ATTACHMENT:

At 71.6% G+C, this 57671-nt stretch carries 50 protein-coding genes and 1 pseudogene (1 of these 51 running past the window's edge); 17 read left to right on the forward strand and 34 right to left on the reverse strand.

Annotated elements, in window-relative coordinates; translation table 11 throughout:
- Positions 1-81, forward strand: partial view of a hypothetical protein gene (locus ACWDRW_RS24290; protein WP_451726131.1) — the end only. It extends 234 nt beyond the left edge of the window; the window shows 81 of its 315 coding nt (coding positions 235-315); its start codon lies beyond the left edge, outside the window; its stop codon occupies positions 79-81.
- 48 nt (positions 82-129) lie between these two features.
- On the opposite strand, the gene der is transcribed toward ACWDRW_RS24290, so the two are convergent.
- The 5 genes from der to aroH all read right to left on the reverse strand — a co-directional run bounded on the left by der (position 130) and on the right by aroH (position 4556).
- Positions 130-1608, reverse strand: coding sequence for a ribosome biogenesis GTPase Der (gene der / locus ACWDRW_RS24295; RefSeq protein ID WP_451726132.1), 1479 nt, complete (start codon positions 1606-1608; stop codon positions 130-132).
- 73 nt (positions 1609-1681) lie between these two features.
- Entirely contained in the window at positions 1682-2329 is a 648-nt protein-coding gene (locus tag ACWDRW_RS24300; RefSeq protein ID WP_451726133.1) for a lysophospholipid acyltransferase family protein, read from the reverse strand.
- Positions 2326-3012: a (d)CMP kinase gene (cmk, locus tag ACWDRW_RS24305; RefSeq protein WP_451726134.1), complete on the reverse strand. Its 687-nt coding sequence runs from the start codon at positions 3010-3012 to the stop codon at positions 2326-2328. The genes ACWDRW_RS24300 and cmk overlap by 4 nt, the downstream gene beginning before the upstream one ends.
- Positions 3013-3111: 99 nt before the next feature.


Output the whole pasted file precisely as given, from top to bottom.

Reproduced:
At 71.6% G+C, this 57671-nt stretch carries 50 protein-coding genes and 1 pseudogene (1 of these 51 running past the window's edge); 17 read left to right on the forward strand and 34 right to left on the reverse strand.

Annotated elements, in window-relative coordinates; translation table 11 throughout:
- Positions 1-81, forward strand: partial view of a hypothetical protein gene (locus ACWDRW_RS24290; protein WP_451726131.1) — the end only. It extends 234 nt beyond the left edge of the window; the window shows 81 of its 315 coding nt (coding positions 235-315); its start codon lies beyond the left edge, outside the window; its stop codon occupies positions 79-81.
- 48 nt (positions 82-129) lie between these two features.
- On the opposite strand, the gene der is transcribed toward ACWDRW_RS24290, so the two are convergent.
- The 5 genes from der to aroH all read right to left on the reverse strand — a co-directional run bounded on the left by der (position 130) and on the right by aroH (position 4556).
- Positions 130-1608, reverse strand: coding sequence for a ribosome biogenesis GTPase Der (gene der / locus ACWDRW_RS24295; RefSeq protein ID WP_451726132.1), 1479 nt, complete (start codon positions 1606-1608; stop codon positions 130-132).
- 73 nt (positions 1609-1681) lie between these two features.
- Entirely contained in the window at positions 1682-2329 is a 648-nt protein-coding gene (locus tag ACWDRW_RS24300; RefSeq protein ID WP_451726133.1) for a lysophospholipid acyltransferase family protein, read from the reverse strand.
- Positions 2326-3012: a (d)CMP kinase gene (cmk, locus tag ACWDRW_RS24305; RefSeq protein WP_451726134.1), complete on the reverse strand. Its 687-nt coding sequence runs from the start codon at positions 3010-3012 to the stop codon at positions 2326-2328. The genes ACWDRW_RS24300 and cmk overlap by 4 nt, the downstream gene beginning before the upstream one ends.
- Positions 3013-3111: 99 nt before the next feature.